What is friction?
It is a force that resists the movement of two contacting surfaces that slide relative to one another.
Fs = μsN
μs — Coefficient of Static Friction
N — Normal reaction force
Fs — Static Friction
On the verge of sliding, the Normal force N and friction force Fs combine to create a resultant Rs. The angle Θs that Rs makes with N is called the angle of static friction.
N acts at a distance x to the right of the line of action of W. The distance is necessary to balance the tipping effect caused by P.
For example, if P is applied at a height h from the surface to the moment about point O is satisfied if
As shown in the above diagram, the resultant force at the surface has a line of action parallel to the applied force.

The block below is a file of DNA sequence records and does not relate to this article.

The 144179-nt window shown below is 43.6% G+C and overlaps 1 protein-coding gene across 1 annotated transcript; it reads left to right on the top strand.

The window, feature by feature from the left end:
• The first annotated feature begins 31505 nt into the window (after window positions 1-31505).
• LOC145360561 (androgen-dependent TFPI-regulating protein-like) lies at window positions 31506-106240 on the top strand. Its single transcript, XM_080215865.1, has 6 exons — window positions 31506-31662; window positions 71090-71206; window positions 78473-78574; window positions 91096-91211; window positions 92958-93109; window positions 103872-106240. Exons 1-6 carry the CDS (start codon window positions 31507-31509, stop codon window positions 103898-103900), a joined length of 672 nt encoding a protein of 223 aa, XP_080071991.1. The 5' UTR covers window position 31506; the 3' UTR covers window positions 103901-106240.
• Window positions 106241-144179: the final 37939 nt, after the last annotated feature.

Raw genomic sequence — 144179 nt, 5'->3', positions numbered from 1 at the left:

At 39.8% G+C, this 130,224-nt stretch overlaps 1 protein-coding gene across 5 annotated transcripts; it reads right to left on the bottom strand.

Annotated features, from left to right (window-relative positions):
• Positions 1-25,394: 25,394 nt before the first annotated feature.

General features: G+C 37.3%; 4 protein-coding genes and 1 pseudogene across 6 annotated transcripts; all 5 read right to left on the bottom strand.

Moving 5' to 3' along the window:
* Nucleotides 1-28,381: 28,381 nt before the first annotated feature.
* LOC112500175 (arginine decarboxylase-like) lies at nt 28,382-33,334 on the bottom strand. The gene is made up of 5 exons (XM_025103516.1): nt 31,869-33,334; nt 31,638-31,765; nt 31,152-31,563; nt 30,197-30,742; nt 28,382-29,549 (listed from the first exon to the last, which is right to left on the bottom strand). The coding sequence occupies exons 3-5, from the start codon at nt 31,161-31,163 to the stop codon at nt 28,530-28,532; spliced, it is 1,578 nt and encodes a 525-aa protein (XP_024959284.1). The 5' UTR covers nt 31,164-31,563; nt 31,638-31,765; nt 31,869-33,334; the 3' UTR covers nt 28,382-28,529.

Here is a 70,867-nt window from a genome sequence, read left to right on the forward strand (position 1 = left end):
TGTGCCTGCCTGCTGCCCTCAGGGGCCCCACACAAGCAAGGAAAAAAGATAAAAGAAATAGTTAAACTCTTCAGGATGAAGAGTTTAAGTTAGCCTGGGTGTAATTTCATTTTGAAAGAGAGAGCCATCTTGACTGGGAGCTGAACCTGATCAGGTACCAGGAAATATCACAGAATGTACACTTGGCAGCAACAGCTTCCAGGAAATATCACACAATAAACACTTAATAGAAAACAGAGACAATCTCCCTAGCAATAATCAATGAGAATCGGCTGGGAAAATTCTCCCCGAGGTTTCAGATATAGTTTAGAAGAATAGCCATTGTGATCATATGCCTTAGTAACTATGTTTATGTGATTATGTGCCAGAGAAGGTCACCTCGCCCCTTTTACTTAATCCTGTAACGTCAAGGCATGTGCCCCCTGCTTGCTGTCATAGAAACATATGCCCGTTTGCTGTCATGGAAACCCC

Characteristics of Dry Friction
- The force Ff acts tangent to the contact surfaces in the direction opposite to the motion.
- The force Fs is independent of the area of contact, provided the normal pressure is not very low nor high.
- Fs is generally greater than Fk, but they may be roughly similar during extremely low velocity.
Key point to note: Ff is not effected by the Surface area in contact, as noticed in the formula.
For a more detailed understanding of the subject you may visit the previous topic.